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Remembrance of things past

Frankly, given our aesthetic propensities, we would not always wish to perceive these smaller worlds within our domain. About forty percent of humans house eyebrow mites, living beneath our notice at the base of hair follicles above our eyes. By ordinary human standards, and magnified to human size, these mites are outstandingly ugly and fearsome. I would just as soon let them go their way in peace, so long as they continue to favor utter imperceptibility. And do we really want to know the details of ferocious battles between our antibodies and bacterial invaders—a process already distasteful enough to us in the macroscopic consequences of pus? (Don't get me wrong. As a dedicated scientist, I do assert the cardinal principle that we always want to know intellectually, both to understand the world better and to protect our selves. I'm just not sure that we should always crave visceral perception of phenomena that don't operate at our scale in any case.) (Stephen Jay Gould. The living stones of Marrakech: penultimate reflections in natural history. New York: Harmony Books, 2000:355.)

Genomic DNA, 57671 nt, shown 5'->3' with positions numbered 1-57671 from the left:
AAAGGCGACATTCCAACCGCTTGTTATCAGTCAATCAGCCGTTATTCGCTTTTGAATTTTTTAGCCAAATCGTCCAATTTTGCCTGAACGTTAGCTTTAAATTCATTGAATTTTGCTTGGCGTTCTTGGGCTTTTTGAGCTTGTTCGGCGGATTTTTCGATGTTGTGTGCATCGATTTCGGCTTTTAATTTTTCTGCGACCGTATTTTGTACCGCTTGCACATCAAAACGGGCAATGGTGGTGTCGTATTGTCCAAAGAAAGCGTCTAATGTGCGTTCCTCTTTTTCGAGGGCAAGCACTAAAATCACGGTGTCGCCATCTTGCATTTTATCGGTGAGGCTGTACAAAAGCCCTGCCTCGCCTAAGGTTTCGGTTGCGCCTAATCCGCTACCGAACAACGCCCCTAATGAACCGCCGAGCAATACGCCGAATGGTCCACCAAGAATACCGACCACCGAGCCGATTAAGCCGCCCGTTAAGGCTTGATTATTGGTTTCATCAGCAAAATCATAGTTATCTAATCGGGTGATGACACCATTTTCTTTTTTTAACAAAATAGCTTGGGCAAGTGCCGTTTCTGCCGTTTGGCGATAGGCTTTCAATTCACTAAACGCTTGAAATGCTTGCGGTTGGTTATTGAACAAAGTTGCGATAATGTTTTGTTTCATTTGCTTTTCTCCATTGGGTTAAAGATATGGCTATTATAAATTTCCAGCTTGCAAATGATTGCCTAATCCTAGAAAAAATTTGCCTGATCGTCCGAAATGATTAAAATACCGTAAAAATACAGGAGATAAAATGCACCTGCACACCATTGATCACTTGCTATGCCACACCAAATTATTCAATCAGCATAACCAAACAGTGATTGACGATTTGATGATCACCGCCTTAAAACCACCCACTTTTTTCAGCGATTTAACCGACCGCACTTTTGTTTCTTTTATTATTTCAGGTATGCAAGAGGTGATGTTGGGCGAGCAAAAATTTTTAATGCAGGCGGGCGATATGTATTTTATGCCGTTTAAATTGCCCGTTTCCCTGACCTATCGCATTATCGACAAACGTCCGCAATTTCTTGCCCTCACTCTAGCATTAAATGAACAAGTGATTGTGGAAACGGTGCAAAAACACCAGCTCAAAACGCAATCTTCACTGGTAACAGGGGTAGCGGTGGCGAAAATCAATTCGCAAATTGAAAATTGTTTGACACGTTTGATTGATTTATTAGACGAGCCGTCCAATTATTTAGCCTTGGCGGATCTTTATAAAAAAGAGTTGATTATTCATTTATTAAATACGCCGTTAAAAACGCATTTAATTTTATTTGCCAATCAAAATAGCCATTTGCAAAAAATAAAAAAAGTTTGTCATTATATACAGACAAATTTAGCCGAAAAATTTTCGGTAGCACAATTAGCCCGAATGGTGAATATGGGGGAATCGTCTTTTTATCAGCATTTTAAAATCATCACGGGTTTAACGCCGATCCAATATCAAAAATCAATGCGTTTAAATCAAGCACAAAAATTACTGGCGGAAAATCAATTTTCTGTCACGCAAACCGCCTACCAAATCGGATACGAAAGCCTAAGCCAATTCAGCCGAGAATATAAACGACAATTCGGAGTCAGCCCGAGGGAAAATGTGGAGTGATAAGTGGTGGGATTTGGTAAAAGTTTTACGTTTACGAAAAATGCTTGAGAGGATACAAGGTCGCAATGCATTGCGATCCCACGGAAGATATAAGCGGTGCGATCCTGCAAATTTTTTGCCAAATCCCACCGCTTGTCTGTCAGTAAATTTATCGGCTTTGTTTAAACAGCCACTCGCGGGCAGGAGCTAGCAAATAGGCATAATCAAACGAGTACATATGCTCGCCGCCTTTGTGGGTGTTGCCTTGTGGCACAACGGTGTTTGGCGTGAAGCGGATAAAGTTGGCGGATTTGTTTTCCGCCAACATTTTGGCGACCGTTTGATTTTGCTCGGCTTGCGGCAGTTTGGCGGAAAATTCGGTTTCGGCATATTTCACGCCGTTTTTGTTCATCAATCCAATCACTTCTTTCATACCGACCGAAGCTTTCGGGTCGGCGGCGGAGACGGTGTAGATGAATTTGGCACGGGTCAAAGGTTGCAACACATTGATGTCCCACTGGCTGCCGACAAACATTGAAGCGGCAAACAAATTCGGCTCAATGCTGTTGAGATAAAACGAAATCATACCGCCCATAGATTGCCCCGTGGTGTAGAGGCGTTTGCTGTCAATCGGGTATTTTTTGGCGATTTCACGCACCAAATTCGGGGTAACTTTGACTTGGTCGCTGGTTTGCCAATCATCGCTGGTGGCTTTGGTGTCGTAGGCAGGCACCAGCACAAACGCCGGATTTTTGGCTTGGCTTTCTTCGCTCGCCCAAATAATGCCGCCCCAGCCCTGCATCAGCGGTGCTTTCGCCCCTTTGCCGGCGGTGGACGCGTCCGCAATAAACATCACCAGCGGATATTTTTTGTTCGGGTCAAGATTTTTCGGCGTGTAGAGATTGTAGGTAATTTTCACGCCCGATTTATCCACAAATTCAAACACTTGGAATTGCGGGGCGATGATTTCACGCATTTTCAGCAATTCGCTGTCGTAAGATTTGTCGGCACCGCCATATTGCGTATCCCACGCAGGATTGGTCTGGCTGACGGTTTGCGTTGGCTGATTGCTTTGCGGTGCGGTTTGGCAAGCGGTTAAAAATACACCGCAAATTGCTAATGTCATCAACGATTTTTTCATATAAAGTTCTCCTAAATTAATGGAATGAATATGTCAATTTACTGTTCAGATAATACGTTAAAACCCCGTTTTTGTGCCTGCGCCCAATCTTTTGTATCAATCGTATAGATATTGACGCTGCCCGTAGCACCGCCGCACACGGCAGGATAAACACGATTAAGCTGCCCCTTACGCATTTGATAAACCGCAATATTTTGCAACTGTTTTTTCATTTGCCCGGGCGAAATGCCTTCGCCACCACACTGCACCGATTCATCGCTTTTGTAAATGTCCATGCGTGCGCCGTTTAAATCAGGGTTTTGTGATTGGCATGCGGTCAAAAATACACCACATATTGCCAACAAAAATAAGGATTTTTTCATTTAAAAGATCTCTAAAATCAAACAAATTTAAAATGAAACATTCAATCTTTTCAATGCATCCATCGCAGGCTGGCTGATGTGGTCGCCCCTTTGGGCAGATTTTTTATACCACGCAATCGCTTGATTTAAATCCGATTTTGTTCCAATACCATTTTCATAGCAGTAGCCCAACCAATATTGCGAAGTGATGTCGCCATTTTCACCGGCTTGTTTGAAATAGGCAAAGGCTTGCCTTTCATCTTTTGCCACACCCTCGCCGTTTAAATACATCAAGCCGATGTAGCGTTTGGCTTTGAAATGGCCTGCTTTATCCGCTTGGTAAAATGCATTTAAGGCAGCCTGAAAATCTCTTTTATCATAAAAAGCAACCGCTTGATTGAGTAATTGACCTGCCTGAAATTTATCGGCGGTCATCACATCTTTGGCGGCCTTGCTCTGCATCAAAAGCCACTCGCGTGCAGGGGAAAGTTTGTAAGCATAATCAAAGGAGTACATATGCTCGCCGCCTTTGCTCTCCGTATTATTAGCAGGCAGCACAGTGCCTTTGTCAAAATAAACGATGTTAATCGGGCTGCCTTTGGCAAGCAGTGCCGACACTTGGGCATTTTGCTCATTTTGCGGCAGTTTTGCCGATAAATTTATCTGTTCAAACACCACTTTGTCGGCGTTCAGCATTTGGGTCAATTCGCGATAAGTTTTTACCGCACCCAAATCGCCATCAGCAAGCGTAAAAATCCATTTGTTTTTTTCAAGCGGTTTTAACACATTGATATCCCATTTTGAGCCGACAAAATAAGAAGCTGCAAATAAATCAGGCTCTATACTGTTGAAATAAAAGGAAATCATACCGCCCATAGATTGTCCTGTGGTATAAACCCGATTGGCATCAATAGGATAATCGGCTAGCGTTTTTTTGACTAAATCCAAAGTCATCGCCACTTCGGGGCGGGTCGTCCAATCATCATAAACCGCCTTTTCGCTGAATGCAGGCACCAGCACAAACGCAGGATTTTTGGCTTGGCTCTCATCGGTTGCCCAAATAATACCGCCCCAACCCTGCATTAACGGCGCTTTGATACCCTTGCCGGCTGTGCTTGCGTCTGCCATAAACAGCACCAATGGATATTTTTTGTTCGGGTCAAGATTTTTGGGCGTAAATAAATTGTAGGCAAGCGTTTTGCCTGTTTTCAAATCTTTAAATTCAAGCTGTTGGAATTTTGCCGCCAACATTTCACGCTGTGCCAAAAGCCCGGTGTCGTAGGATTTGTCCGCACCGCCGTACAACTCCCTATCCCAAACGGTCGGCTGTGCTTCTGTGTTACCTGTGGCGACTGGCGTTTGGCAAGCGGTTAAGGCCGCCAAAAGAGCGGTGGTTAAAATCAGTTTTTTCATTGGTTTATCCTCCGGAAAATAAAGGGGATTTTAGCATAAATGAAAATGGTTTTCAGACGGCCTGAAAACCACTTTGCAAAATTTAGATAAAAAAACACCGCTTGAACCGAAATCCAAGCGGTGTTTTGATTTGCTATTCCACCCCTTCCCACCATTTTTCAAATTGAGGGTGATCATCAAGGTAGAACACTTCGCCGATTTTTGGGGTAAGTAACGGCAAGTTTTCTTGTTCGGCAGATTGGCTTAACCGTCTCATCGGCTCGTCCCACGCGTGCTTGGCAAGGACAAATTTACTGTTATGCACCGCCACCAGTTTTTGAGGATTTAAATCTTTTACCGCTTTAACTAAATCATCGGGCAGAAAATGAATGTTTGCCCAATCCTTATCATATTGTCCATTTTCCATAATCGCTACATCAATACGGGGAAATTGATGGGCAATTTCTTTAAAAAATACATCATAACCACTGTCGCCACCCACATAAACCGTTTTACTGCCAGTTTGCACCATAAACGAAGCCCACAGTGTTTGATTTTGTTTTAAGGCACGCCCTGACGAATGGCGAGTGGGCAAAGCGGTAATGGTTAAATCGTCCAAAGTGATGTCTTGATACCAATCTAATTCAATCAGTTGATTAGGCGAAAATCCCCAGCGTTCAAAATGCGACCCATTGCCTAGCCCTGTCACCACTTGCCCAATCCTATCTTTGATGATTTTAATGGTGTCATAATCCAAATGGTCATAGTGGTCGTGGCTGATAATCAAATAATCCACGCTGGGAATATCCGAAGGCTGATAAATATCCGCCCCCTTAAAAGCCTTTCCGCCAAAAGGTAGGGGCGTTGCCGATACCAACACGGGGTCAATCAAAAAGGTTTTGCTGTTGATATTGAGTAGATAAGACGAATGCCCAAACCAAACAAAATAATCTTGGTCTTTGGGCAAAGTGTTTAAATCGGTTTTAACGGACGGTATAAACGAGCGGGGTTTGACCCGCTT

Drug compliance and tuberculosis

The problem of patient compliance in completing prescribed drug treatment in medicine is well appreciated. It is a particular problem in the case of tuberculosis. The World Health Organization has warned that the bacterium responsible for tuberculosis is becoming resistant to antibiotics because of the failure of patients to complete their course of treatment. A new procedure mixes the antibiotic with a fluorescent dye (indocyanine green). When the skin is illuminated the fluorescent dye causes a slight fluorescence of the skin. Patients wear a bracelet that shines light at the skin …

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